Dead Nature is a Brazilian metal band whose material touches upon both progressive and power metal. By power metal, I am referring to the more aggressive bands rather than the happy Euro power metal acts though. Still, there are moments, particularly in the vocal department, where these similarities come really through, except that the vocalist of Dead Nature has an overall more aggressive approach to singing.
Pure Impressions is their debut and consists of nine tracks, most of which are rather lengthy. Actually two of their songs, "A Life Goes By" and "Dead Nature", are around the fifteen-minute mark. However, whether these songs will hold one's interest from start to finish is arguable, as I feel they could have been a bit shorter. Reason being, after several listens, the band's songwriting direction becomes quite easy to grasp and slightly predictable. They usally start out throwing some heavy guitar riffs that would appeal to fans of both The Warning era Queensryche and the already mentioned power metal bands. The guitar work is raw and crunchy, but the production could be better in places. It is usually backed up by pounding drum and bass combination, and highly aggressive (albeit a bit short of range) vocals. While singer Marcos Frejat is competent and has a good voice, he tends to try the high notes more than necessary, and clearly, his range won't allow him to hit them all the time. Ironically, his more laidback, clean singing is amazing, but these parts are few and far between. On the first song, "Fall Down on Your Knees", Frejat sings in a very high tone, perhaps to match the speedy riffage and neoclassical shred fest of guitarist Daniel Croce. It isn't until the amazing synth break pops up where the rest of the instruments are reduced to the background that he opts for a more clean yet confident singing. It is a lot more effective and fitting to say the least.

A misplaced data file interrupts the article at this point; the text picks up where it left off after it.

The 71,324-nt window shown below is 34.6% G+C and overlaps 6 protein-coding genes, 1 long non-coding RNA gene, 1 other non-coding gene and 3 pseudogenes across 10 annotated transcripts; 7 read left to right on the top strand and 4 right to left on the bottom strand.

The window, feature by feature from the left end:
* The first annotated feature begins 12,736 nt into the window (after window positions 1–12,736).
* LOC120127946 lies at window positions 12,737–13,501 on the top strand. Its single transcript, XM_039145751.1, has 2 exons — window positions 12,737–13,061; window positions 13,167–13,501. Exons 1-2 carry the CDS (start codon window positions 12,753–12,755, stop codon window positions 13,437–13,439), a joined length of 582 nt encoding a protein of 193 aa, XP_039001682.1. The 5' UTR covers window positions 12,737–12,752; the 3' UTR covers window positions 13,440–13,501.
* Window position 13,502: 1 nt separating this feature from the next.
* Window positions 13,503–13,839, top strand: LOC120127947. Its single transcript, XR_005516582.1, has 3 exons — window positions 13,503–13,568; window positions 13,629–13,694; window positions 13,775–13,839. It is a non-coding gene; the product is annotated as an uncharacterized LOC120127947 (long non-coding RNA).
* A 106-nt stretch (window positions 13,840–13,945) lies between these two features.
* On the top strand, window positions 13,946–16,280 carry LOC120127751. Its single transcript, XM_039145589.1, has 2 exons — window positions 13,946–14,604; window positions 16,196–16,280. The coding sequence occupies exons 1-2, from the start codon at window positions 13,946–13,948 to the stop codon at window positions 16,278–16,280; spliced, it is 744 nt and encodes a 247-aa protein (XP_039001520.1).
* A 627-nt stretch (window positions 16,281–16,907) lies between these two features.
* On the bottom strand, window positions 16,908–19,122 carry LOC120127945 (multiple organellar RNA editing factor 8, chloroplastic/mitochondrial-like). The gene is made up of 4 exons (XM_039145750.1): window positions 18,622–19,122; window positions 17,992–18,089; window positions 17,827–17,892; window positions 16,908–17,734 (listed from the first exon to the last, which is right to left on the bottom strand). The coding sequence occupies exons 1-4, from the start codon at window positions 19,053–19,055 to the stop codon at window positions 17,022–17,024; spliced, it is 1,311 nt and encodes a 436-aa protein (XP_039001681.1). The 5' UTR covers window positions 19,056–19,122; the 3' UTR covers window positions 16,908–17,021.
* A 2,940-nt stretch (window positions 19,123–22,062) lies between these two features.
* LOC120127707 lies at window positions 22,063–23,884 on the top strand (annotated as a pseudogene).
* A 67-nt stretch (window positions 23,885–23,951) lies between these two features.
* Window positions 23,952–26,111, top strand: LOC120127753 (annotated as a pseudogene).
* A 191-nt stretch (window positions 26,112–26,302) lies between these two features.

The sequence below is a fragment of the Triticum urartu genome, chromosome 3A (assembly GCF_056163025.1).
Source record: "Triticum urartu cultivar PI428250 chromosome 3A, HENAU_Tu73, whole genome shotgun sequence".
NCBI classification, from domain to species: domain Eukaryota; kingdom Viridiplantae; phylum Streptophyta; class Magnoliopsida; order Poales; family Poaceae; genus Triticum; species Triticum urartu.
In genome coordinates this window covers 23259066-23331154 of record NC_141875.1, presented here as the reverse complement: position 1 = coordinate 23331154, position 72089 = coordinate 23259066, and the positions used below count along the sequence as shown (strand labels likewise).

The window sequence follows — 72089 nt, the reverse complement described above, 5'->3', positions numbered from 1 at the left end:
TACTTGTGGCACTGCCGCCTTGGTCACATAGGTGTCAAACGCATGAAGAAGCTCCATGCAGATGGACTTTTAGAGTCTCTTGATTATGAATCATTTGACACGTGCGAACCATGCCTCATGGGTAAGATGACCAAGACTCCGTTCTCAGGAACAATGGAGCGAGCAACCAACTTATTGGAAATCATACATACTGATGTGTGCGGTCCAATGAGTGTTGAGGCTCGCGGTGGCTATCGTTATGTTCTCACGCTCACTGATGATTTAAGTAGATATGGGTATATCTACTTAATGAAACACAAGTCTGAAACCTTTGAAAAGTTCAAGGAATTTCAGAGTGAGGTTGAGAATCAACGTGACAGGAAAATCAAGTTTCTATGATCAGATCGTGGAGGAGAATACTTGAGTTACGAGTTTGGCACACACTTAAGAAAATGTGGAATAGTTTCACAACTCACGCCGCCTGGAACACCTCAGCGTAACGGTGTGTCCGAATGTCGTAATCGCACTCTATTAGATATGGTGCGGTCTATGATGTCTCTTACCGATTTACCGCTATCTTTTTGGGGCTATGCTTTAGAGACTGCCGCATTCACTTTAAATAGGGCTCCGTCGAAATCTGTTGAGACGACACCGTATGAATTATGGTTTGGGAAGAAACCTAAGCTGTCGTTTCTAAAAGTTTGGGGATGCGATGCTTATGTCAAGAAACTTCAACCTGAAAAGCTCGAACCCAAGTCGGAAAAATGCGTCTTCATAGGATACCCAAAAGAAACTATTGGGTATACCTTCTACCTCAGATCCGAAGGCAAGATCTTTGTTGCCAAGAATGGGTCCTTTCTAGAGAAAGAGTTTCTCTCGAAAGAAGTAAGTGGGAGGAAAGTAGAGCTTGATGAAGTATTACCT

Keyboardist Daniel Melo is easily the standout performer on this disc. He utilises a wide range of synth sounds from complex counterpoints to shredding lead solos. There are several unison leads between him and guitarist Croce, the ones on the neoclassical "Why War?" and "Birds of Prey" being the best. Actually on the latter, the due trade off leads, and play off of each other. This is also more on the power metal side given Frejat's vocals. On the eight-plus-minute numbers, Frejat also does some spoken parts, as on "No One Cared", a song with cool keyboard effects in the intro and hard-rocking guitar crunch. The other piece, "Nightmares of an Endless Winter", starts out slowly with clean acoustic guitar notes and then a fluid lead tone. This is a quasi-ballad and perhaps features the best vocals on the album. The guitar solo at the end is truly impressive. Sadly though, the material is simply too long and doesn't lead to a climax. Perhaps they could try to hone their sound and add more variety on their following release.
Overall, Dead Nature have released a solid piece of work that will appeal to Symphony X, early Queensryche, Fates Warning, and Crimson Glory fans, but with an added vibe of aggressive power metal in the mix. With fuller production and more punch in the rhythm department, and most importantly more fitting vocal harmonies, they could be a lot more successful.
- Fall Down on Your Knees
- Why War?
- Birds of Prey
- No One Cared
- A Life Goes By
- Nightmares of an Endless Winter
- Dead Nature